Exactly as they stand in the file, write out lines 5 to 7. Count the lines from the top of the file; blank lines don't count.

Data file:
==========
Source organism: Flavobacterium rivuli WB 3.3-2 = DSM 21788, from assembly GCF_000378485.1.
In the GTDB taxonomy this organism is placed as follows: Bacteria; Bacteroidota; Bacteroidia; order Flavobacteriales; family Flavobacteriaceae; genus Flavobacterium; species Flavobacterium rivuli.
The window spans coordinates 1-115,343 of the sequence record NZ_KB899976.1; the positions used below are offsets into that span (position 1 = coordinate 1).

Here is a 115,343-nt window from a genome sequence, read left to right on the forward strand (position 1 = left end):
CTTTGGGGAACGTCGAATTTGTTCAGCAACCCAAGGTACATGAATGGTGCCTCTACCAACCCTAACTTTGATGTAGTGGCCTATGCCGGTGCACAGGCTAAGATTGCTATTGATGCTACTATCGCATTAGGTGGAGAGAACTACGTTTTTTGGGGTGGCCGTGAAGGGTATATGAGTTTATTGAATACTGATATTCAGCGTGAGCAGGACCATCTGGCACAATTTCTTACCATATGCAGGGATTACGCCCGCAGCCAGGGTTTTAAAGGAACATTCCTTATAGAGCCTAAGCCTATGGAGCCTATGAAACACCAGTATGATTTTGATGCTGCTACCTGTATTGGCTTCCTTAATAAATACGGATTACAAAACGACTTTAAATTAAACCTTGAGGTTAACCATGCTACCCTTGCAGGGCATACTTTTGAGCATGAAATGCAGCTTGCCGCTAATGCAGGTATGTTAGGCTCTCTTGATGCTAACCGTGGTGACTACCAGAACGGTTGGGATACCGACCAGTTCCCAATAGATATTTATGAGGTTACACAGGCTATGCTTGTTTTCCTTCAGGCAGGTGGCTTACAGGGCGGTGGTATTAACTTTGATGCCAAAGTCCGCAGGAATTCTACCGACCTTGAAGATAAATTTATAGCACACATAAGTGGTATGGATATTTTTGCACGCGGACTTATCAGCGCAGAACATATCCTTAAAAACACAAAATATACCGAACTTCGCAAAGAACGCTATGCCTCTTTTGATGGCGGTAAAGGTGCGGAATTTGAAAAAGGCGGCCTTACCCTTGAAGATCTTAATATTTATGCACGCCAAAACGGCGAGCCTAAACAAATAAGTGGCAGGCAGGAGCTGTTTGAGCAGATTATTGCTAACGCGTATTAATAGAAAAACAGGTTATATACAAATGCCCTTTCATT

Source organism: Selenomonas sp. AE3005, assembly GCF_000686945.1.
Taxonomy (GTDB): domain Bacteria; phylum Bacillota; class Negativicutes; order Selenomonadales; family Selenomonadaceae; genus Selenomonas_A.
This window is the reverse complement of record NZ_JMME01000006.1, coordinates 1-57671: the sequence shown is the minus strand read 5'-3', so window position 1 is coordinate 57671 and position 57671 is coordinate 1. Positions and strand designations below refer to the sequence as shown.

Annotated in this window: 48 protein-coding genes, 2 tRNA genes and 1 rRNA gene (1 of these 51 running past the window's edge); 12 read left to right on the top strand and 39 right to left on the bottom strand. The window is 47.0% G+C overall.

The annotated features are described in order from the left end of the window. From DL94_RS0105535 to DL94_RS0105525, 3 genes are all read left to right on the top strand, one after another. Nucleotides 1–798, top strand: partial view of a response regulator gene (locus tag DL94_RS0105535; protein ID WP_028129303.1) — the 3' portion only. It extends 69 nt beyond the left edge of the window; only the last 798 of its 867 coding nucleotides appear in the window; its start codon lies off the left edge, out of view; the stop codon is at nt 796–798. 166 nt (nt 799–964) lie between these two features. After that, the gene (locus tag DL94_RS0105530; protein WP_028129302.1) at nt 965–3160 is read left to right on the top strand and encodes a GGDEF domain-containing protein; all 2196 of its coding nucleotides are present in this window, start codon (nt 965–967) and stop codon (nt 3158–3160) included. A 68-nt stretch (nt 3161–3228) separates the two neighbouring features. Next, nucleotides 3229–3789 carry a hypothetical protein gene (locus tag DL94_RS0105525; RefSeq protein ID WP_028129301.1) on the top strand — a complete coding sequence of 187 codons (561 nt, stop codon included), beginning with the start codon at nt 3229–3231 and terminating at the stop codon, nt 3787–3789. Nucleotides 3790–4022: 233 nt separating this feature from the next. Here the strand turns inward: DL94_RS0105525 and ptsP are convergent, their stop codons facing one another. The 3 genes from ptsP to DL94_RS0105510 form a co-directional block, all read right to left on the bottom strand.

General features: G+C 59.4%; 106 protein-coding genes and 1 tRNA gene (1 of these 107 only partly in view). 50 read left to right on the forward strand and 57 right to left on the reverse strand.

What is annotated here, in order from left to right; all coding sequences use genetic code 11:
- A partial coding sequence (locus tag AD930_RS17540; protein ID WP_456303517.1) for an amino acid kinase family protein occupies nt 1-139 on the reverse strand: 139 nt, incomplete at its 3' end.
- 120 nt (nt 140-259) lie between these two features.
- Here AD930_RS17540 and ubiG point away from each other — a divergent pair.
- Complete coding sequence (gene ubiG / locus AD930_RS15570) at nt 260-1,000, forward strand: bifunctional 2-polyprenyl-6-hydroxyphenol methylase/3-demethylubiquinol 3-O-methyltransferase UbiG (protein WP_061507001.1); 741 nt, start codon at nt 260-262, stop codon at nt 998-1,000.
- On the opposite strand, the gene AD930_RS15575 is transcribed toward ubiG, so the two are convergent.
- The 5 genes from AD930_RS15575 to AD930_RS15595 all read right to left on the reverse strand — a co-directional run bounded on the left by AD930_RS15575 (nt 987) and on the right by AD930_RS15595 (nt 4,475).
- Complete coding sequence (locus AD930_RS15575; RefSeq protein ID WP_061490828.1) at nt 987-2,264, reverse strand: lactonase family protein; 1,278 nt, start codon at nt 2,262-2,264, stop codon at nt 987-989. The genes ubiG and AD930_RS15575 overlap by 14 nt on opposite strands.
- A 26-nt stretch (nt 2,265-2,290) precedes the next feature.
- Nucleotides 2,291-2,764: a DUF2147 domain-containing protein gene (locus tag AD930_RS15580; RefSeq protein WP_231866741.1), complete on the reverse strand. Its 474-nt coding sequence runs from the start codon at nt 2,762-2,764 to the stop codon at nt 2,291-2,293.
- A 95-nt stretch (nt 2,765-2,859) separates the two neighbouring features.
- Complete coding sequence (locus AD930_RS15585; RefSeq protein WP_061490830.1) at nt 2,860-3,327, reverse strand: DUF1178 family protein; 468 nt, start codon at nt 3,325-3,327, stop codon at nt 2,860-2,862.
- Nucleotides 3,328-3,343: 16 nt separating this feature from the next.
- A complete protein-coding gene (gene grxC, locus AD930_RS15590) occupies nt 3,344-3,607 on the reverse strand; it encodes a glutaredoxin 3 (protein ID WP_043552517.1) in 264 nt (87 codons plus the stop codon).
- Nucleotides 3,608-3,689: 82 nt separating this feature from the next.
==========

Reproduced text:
CTTTGGGGAACGTCGAATTTGTTCAGCAACCCAAGGTACATGAATGGTGCCTCTACCAACCCTAACTTTGATGTAGTGGCCTATGCCGGTGCACAGGCTAAGATTGCTATTGATGCTACTATCGCATTAGGTGGAGAGAACTACGTTTTTTGGGGTGGCCGTGAAGGGTATATGAGTTTATTGAATACTGATATTCAGCGTGAGCAGGACCATCTGGCACAATTTCTTACCATATGCAGGGATTACGCCCGCAGCCAGGGTTTTAAAGGAACATTCCTTATAGAGCCTAAGCCTATGGAGCCTATGAAACACCAGTATGATTTTGATGCTGCTACCTGTATTGGCTTCCTTAATAAATACGGATTACAAAACGACTTTAAATTAAACCTTGAGGTTAACCATGCTACCCTTGCAGGGCATACTTTTGAGCATGAAATGCAGCTTGCCGCTAATGCAGGTATGTTAGGCTCTCTTGATGCTAACCGTGGTGACTACCAGAACGGTTGGGATACCGACCAGTTCCCAATAGATATTTATGAGGTTACACAGGCTATGCTTGTTTTCCTTCAGGCAGGTGGCTTACAGGGCGGTGGTATTAACTTTGATGCCAAAGTCCGCAGGAATTCTACCGACCTTGAAGATAAATTTATAGCACACATAAGTGGTATGGATATTTTTGCACGCGGACTTATCAGCGCAGAACATATCCTTAAAAACACAAAATATACCGAACTTCGCAAAGAACGCTATGCCTCTTTTGATGGCGGTAAAGGTGCGGAATTTGAAAAAGGCGGCCTTACCCTTGAAGATCTTAATATTTATGCACGCCAAAACGGCGAGCCTAAACAAATAAGTGGCAGGCAGGAGCTGTTTGAGCAGATTATTGCTAACGCGTATTAATAGAAAAACAGGTTATATACAAATGCCCTTTCATT

Source organism: Selenomonas sp. AE3005, assembly GCF_000686945.1.
Taxonomy (GTDB): domain Bacteria; phylum Bacillota; class Negativicutes; order Selenomonadales; family Selenomonadaceae; genus Selenomonas_A.